Connecting Columbia Union Seventh-day Adventists
- Seventh-day Adventist
An increasing number of young Americans appear uninterested in being part of a church. In this August Visitor cover story, we ask, how can we reach them? This is part one of the two-part feature.
Over a three-day period, members of Mountain View Conference’s Adventist Community Services (ACS) Disaster Response (DR) team assisted 458 people the Spencer, W.Va.-area in this month.
On Wednesday, June 19, the administrations of the General Conference of Seventh-day Adventists and its North American Division (NAD) forwarded, to the boards of Pacific Press Publishing Association and Review and Herald Publishing Association, a request for the two organizations to consider a merger in the near future. The proposal comes in response to church administrators’ analysis of the current publishing mission setting along with related distribution systems. It builds upon the work of several commissions/groups that, over the past several years, have studied the challenges and opportunities arising from rapid technology changes in publishing, as well as changes in how society accesses information.
A. Allan Martin, PhD, didn’t mince words. A former professor at the Seventh-day Adventist Theological Seminary at Andrews University (Mich.) and a current young adult pastor at a thriving church in Texas, Martin hit the members of the Columbia Union Conference Executive Committee with stark numbers: some 60 to 70 percent of young people leave the Seventh-day Adventist Church.
Over the course of three days, some 700 Columbia Union pastors and their spouses gathered in Baltimore for the union’s first pastors convention in nine years. Themed “iAbide” with the tagline “Strengthen, Renew, Replenish,” convention organizers set out to do just that.
Minutes away from the main convention hall where hundreds of pastors are attending iAbide, the Columbia Union pastors convention in Baltimore, some 20 women sit down for a simple dinner at a restaurant. A green salad graces their plates, followed by vegetable kabobs set on a bed of quinoa and finished off with a dessert of ice cream, berries or a combination of the two. The women chat and laugh, tease each other and share sage advice. These women are not just pastoral spouses (although some are). They are pastors, pastoral interns, chaplains, conference administrators and Bible workers who minister throughout the Columbia Union.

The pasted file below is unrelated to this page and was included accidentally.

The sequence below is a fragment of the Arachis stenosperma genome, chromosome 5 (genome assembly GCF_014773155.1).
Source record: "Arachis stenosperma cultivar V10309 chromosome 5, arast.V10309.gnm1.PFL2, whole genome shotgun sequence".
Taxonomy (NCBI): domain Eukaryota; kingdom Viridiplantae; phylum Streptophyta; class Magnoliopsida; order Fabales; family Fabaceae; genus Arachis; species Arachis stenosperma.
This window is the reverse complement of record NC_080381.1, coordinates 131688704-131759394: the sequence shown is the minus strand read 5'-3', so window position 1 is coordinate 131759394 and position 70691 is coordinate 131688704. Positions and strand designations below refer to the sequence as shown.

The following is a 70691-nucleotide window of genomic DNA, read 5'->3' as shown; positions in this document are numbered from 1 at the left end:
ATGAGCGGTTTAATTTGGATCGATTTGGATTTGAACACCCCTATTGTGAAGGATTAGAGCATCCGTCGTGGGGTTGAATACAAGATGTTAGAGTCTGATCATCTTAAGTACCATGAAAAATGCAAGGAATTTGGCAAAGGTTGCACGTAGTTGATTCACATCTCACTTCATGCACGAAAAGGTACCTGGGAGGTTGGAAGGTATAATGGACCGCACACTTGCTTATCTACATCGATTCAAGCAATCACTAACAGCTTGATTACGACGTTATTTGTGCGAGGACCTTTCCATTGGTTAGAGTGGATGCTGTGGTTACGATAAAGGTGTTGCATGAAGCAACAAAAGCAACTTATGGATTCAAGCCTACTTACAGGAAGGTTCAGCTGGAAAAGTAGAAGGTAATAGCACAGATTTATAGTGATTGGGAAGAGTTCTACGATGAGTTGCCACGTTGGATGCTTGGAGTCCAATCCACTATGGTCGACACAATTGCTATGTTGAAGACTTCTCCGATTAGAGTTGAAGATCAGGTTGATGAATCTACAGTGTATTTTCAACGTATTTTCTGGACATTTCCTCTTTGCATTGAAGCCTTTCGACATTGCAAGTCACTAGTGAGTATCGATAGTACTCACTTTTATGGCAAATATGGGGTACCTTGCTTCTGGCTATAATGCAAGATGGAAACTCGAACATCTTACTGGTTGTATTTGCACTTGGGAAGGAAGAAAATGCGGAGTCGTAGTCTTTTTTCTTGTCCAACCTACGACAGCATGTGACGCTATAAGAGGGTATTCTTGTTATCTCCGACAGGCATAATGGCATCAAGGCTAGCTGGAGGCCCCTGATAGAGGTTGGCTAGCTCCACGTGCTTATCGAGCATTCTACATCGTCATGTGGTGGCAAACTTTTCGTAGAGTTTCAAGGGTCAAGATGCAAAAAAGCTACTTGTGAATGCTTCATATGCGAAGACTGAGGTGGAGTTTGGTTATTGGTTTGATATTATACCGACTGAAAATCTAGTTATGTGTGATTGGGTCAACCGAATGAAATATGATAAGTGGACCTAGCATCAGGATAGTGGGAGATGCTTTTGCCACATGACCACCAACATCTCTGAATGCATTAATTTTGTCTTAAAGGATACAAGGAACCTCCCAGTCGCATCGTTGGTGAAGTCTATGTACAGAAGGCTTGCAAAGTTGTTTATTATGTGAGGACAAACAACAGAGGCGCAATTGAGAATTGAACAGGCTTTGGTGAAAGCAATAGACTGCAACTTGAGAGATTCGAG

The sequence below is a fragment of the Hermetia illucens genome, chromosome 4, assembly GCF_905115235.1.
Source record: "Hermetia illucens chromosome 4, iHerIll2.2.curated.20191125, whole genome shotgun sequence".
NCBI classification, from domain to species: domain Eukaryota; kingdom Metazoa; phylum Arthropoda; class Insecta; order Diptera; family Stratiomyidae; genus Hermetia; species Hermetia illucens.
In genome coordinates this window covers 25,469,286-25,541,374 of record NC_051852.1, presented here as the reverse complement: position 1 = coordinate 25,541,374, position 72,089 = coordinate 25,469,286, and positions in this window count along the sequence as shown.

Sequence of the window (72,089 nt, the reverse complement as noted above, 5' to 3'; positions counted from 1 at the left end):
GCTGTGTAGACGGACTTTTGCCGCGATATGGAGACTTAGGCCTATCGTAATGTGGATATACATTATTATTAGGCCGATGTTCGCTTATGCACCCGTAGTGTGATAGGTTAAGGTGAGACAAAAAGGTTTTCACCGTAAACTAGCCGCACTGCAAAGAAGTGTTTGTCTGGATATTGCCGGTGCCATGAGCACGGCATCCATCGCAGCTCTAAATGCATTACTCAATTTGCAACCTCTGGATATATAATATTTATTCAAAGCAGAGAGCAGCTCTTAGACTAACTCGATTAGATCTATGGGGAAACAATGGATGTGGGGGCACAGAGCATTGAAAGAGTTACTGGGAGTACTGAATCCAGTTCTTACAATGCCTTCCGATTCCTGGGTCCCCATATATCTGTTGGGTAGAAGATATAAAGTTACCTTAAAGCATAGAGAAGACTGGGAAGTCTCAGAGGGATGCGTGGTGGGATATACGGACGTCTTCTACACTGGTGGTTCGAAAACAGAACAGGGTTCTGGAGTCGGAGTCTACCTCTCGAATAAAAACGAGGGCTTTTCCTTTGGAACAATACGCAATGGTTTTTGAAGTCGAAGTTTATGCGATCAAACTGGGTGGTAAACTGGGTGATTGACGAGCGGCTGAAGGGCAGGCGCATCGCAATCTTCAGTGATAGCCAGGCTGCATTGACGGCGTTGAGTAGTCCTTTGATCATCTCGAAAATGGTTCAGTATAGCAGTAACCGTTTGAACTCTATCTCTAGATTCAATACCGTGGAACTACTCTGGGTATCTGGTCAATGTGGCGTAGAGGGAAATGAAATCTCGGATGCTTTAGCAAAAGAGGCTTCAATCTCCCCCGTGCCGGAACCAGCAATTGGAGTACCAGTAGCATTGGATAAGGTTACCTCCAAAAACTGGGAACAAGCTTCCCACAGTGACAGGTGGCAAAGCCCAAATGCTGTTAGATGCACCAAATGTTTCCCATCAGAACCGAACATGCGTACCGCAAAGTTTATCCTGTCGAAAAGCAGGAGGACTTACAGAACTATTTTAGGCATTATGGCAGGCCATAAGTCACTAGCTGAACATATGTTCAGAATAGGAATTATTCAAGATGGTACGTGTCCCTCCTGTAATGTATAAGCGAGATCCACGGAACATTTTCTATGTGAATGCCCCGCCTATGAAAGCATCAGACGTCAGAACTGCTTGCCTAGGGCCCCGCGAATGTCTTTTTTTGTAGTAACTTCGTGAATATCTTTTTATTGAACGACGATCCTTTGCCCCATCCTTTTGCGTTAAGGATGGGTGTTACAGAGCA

Charles McMillan, PhD, director of the Los Alamos National Laboratory and president of Los Alamos National Security, LLC (LANS), was named alumnus of the year by his alma mater, Washington Adventist University (WAU) during alumni homecoming weekend, April 12-14. The Los Alamos Lab, based in New Mexico operates the lab for the National Nuclear Security Administration. McMillan was the guest of honor at the annual alumni awards banquet held in Bethesda, Md., April 13.
Most longtime singles have had to endure intrusive but well-meaning inquiries into their marital status, not only from adorable kindergartners but also grandparents, parents and caring church folk. One Adventist single offers her candid opinion about being single in the church today, and what she learned from hosting her first singles event.
Last Sabbath Dave Weigley, president of the Columbia Union Conference, honored former United States congressman Rep. Roscoe Bartlett at Chesapeake Conference’s Frederick (Md.) church where Bartlett is a member. Bartlett, 86, represented Maryland’s Sixth District from 1993-2013.
During the 2008-09 school year, the Columbia Union Conference claimed 5,853 students in its 101 K-12 Seventh-day Adventist schools. By the time the 2012-13 school year rolled around, overall enrollment dropped 11 percent to 5,232, and 12 schools closed. What’s going on here?